Welcome to Week 3 of The Rabbit Reads Book Group: Culture Making. This week, we’re looking at Chapters 6-8, which call us to consider God’s good gifts of culture and the ways in which He continues to invite us into His creative work. What does the creation story in Genesis tell us about the nature of creation? What does all this mean for us as creators and cultivators? Join us in the comments section or in the forum with your thoughts.
In the beginning, before there were names for anything, there was chaos.
Apsu (freshwater) and Tiamat (salt sea) mingled and begat children, gods. The gods begat other gods. These gods rebelled; Marduk, chief among them, clove Tiamat in two and her corpse became the sky and the earth. When the younger gods tired of menial service, they begged for a race of slaves to wait upon them. In answer, humans were made to do the gods’ bidding and build their temples. The gods warred, humans served. Chaos.
But this is not the God we know.
This is not the God in whose image we are created, in whose likeness we also create.
No, our God hovered over the waters—salt and fresh. Our God tamed the chaos, ordered it and filled it with life. Our God created the dry land not by tearing asunder but by drawing together.
He planted a garden. He made our first parents not to serve Him, but to serve the ground, to work alongside Him to tend the garden, to make of the whole world a garden.
In the beginning, God created the heavens and the earth. It was formless and void, and darkness was on the face of the deep, and the Holy Spirit of God hovered over the waters to bring order out of chaos.
Who are Apsu and Tiamat of Babylonian legend? They are nothing, unnamed in the Hebrew narrative. Not gods. At most they are sea monsters, created by the one true God.
Nowhere in all of ancient mythology has any other deity given away authority like this. No god but ours has ever given us His own nature. No god but ours has ever invited us to create.Laure Hittle
Who is our God? The one who made heaven and earth, who ordered it and filled it, who made us in His likeness and called us good, who exalted us to a place of co-laboring with Him, who submitted to Adam the authority to name the creatures. And in ancient cosmology, nothing exists without a name and a function. In one sense, Adam created the zebra, the howler monkey, the toucan, the moth. God was their origin; He invented their being from formless emptiness, by a word. And then with a word He gave authority to humankind, who, with a word, told these creatures who they were. “Whatever the man called the creature, that was its name.”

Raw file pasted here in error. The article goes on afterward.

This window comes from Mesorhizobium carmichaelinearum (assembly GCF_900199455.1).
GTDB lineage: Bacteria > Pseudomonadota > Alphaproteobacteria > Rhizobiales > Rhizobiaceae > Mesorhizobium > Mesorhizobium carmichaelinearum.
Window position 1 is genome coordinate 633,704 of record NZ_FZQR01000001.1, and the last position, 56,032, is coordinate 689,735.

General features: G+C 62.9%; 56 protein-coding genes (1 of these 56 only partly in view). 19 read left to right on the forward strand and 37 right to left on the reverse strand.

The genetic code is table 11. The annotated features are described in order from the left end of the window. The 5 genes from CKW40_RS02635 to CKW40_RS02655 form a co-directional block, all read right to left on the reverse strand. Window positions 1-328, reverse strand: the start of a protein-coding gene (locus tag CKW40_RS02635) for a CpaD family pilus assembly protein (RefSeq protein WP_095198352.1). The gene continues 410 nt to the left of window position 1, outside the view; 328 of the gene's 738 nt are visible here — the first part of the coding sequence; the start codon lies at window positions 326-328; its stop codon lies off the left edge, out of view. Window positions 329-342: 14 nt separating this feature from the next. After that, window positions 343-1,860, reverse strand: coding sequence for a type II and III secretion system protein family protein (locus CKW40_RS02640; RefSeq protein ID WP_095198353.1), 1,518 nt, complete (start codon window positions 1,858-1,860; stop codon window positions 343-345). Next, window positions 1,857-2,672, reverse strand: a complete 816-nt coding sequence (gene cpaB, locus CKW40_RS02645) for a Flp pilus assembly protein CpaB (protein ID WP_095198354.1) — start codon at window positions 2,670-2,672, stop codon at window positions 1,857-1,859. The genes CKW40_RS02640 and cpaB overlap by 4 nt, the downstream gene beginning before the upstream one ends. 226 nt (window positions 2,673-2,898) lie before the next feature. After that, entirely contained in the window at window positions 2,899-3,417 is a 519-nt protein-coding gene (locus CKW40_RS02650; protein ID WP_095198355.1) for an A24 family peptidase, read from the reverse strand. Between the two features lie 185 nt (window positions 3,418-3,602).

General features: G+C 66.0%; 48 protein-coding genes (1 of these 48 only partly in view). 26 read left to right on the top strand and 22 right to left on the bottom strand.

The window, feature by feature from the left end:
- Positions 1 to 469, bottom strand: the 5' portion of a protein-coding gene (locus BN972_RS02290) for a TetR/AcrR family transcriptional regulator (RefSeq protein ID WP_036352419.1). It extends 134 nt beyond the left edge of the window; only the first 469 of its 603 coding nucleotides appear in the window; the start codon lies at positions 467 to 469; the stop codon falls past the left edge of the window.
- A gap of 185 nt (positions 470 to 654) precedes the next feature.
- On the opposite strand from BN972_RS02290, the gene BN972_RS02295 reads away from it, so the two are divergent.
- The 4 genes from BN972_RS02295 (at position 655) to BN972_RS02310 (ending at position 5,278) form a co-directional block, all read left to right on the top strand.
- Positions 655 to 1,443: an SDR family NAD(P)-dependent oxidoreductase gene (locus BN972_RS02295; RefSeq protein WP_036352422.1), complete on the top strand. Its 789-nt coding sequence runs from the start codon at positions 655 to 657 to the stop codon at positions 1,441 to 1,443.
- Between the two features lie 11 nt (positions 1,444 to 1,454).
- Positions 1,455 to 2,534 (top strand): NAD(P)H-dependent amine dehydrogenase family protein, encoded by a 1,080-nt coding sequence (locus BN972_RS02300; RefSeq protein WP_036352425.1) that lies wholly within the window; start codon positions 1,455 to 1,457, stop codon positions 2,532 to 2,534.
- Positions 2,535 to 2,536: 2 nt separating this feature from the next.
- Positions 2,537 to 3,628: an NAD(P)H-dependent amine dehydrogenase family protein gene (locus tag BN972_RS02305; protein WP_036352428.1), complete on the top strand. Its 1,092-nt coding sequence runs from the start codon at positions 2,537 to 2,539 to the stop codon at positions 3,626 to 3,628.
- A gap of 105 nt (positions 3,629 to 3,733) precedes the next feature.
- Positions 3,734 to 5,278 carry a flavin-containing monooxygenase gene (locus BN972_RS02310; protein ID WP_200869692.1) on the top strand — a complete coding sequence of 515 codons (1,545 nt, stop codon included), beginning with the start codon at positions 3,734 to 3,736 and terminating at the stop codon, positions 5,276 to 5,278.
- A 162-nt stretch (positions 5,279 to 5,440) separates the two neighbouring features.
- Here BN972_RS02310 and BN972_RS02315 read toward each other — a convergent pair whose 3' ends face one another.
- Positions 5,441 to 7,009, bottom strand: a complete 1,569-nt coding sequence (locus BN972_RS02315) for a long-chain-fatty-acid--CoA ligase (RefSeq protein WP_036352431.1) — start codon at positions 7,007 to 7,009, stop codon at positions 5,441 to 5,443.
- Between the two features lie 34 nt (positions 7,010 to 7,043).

Nowhere in all of ancient mythology has any other deity given away authority like this. No god but ours has ever given us His own nature. No god but ours has ever invited us to create.
Who are we? Where did we come from? How did the world get this way? These are questions that all humans wrestle with. Archaeology, as Crouch says, cannot tell us what makes humans distinctive, or when and how that happened (119). But we need to make meaning of the world. We need to make sense of our place in it, and of the powerful forces which we cannot control.
Like us, ancient Israel dwelled amidst a wider culture with widely varying beliefs. They had been powerless cogs in the great machine of Egypt and now sat at the crossroads of the known world. They were familiar with Egyptian wisdom literature, with the mythologies of the surrounding nations, with the household gods inherited from Ur and Canaan. They had learned to condemn and critique—and to copy and consume. The writer of Genesis wrote with this backdrop, and in a deeply literary and slyly subversive manner he took those old tropes, those motifs of darkness and chaos and humankind’s place in the cosmos, and made them to serve the One God.
By both word and silence, the writer of Genesis deftly unmakes Babylonian cosmology, dethroning Marduk and exalting the One God, Maker of Heaven and Earth.Laure Hittle
The writer describes God dividing the spheres of the world into inhabitable planes, and then filling them with life. Light from darkness: Days. Water above from water below: Sky. Waters from waters below: Sea and land. And then, the explosion of life: Luminaries, creeping creepers, animals, humans.
Luminaries? Yes, luminaries. For this writer, the sun, the moon, and all the stars are no deities, dictating men’s and women’s fates. They serve us and mark the seasons. They govern the day and the night, but not us. And again, they are not even named. There can be no mistaking what lights the author means, but he will not give them names which to the surrounding culture indicate personhood and power. He means to ascribe all glory to God. And he does this with a subtlety that is so easy to miss if we lack the cultural language to hear it, and so hard to miss if we grew up hearing stories of Apsu, Tiamat, Marduk, and the sun and moon in their glory. By both word and silence, the writer of Genesis deftly unmakes Babylonian cosmology, dethroning Marduk and exalting the One God, Maker of Heaven and Earth.
Perhaps what I love the most about this writer’s work is that unlike Babylon’s creation myth, the Enuma Elish, Genesis was not written in poetry. And yet, the Biblical creation account is not written in prose either. It is a challenging and exhilarating melding of prose and poetry that exists nowhere else in scripture. It may be that the writer of Genesis, seeking both to tell a true account and a beautiful one, started with prose in mind and took flights along the way. But in my mind, he saw that the old art forms could not contain the grandeur of God’s creative work any more than the highest heavens could contain Him, and he set out to mimic his creator—to not only set down the facts in an orderly fashion, but to extravagantly create a new art form along the way.
Did something stand out to you in this week’s reading? Share it in the comments.